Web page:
• No grid-in questions with the ACT Math test, only multiple choice
    • No evidence-support reading questions on the ACT
    • Essay content differs (more personal opinion allowed with ACT)
  • What is the PSAT?
    The PSAT, also known as the Preliminary SAT and NMSQT (National Merit Scholarship Qualifying Test), is also administered by the College Board and is given to high school sophomores and juniors. With Math and Verbal sections, it’s similar to the SAT and offers a glimpse into how students are likely to fare later on the SAT. However, the primary purpose of the PSAT is to determine which students are eligible for the National Merit Scholarship Program, which provides financial support for top performers.
  • How far in advance does my child need to prepare for the SAT?
    We recommend SAT coaching begin at least several months prior to the test. The sooner your child can start preparation, the more relaxed they can be about going over weak spots with the material, taking practice tests, and trying out test-taking tips. Our goal at Hawk Educational Services isn’t just to have students score highly on the exam but to make them feel confident and comfortable about it as well.
  • Is preparation for the SAT really necessary?
    While the SAT used to be more of an aptitude test, it is now designed to align with US high school core curriculum in math and English, which means it tests students on actual material, such as knowing how to solve certain types of mathematical equations and what various vocabulary words mean in context.   Since the SAT does not test strictly for aptitude, students can prepare for it by studying the material tested. The College Board, which administers the SAT test, readily acknowledges that preparing for the test can increase students’ scores. Hawk Educational Services also helps scholars prepare for the test by teaching them test-taking strategies and helping them deal with test anxiety, all of which makes students less apprehensive and more likely to perform at their best.
  • How Many Questions Are on the SAT?
    The test has a total of 154 questions, not including the essay prompt. The Evidence-Based Reading and Writing section has 52 questions, Writing and Language has 44 questions, Math without a calculator is 20 questions, and Math with a calculator is 38 questions. 
  • What Calculators Are Allowed on the SAT?
    Certain parts of the SAT Math section allows for the use of a calculator. Most graphing calculators, scientific calculators, and all four-function calculators are allowed during the test. If you are unsure if your calculator is allowed on the SAT, ask an expert at Hawk Educational Solutions.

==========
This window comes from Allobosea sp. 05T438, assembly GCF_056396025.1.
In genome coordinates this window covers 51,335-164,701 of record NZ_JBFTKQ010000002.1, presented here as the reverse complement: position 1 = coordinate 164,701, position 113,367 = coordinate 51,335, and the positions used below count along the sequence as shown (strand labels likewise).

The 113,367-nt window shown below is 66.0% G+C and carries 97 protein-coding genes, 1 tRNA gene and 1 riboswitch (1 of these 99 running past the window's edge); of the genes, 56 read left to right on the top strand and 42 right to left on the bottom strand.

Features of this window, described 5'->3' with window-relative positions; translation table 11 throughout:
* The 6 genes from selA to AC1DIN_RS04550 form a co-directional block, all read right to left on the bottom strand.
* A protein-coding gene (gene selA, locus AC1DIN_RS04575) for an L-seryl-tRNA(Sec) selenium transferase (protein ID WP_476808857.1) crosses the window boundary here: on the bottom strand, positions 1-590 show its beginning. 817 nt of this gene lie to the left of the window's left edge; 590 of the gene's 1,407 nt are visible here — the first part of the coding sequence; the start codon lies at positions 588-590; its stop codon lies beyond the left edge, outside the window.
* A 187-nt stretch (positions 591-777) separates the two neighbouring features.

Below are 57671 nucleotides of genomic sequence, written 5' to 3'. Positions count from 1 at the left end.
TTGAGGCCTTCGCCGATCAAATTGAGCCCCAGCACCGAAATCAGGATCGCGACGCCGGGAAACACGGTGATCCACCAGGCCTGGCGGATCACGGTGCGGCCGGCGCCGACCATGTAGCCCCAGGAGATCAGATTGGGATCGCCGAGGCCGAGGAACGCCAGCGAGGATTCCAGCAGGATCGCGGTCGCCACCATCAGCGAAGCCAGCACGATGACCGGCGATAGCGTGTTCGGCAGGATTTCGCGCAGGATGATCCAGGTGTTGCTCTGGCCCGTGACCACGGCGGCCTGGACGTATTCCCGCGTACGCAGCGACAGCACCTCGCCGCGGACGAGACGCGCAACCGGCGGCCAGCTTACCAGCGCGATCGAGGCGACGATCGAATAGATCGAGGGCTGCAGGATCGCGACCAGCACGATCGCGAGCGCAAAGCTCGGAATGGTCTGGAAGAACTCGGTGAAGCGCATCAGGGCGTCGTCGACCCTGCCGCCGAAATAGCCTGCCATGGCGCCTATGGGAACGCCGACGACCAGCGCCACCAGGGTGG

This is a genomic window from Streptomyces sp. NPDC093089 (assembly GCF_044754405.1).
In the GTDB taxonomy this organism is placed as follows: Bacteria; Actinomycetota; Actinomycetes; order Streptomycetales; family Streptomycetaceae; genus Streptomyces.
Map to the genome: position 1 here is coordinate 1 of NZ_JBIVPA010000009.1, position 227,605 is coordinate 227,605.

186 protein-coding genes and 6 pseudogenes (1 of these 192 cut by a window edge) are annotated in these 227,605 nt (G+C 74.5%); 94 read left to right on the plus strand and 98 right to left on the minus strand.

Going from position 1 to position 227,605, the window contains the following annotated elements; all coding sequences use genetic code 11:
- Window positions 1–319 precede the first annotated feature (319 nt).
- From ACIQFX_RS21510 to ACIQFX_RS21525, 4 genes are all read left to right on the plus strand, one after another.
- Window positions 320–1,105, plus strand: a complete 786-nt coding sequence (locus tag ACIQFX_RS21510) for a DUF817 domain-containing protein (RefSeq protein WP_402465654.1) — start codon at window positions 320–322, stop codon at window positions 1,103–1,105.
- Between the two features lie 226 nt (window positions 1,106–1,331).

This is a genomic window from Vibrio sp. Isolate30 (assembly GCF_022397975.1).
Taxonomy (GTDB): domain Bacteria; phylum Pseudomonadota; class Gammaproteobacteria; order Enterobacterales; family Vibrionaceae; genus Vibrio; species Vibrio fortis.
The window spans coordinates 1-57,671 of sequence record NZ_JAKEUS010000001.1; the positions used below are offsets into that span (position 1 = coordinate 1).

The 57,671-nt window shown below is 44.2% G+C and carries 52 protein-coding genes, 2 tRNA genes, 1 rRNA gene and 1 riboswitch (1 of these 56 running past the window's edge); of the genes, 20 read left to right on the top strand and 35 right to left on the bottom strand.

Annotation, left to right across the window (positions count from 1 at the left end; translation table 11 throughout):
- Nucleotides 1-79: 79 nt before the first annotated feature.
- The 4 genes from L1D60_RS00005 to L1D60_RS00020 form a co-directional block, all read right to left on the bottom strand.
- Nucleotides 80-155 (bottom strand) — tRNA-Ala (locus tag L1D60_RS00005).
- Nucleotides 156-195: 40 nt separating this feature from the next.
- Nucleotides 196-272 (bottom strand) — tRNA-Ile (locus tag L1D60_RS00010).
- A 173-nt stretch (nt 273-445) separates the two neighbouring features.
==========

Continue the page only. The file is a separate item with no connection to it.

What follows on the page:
• When Do SAT Scores Come Out?
    Students can usually find their SAT scores online 13 days after taking the test. If you choose to write an essay, an additional two days will be needed for grading.
  • How Long is the SAT?
    The SAT is a three-hour test if you choose not to complete the optional essay portion, and three hours and 50 minutes if you do write an essay.
  • How is the SAT Scored?
    As stated above, the SAT has two sections, English and Math, both of which are scored separately. The maximum score for each section is 800. This number is calculated based on the number of questions the test taker gets correct, and then that score is “equated” to take into account the difficulty of the test. That way, students who took a more difficult version of the test will not be unfairly penalized.
  • What is a Perfect SAT Score?
    A perfect score on the SAT is 1600. The test has two sections, English and Math, and each is worth 800 points. If you get an 800 in both, you will get a perfect 1600 SAT score.
  • What is an Average SAT Score?
    According to the College Board’s 2019 report, the 2019 national average for the SAT was 1059. Therefore, anyone who scored a 1060 or higher in 2019 should consider their score a good score. However, for many universities, higher scores are required. While achieving a score above the national average is a good start, there may be more preparation needed to meet the requirements of top tier universities.
  • What is a Good SAT Score?
    A “good” SAT score is dependent on a student’s individual goals and where they want to further their education. A good SAT score depends on each university’s average freshman SAT scores for the prior academic year. For instance, if the typical University of California at San Diego (UCSD) freshman who was accepted in the fall of 2018 scored between a 1320 and 1510, then a 1320 or higher for 2019 applicants may be considered a good or qualifying score at UCSD. A competitive score will likely be 1430 or higher. On a national level, if a student scores above the national average, a student’s score can be considered a good score when the score is compared to those of other high school students around the country.
  • What Does SAT Stand for?
    SAT stands for “Scholastic Aptitude Test,” as it is a test of a student’s suitability and natural ability (aptitude) in schooling and education (scholastic).
  • What is the SAT?
    The SAT is an exam that is used by universities and colleges to help determine if an applicant will be granted entrance into the school. The test attempts to determine if high school students are ready to thrive in a college environment, giving those tasked with college admission decisions a common test to compare students’ aptitude and academic skills. The test is a multiple-choice exam, asking students to answer questions related to Math, Reading, and Writing.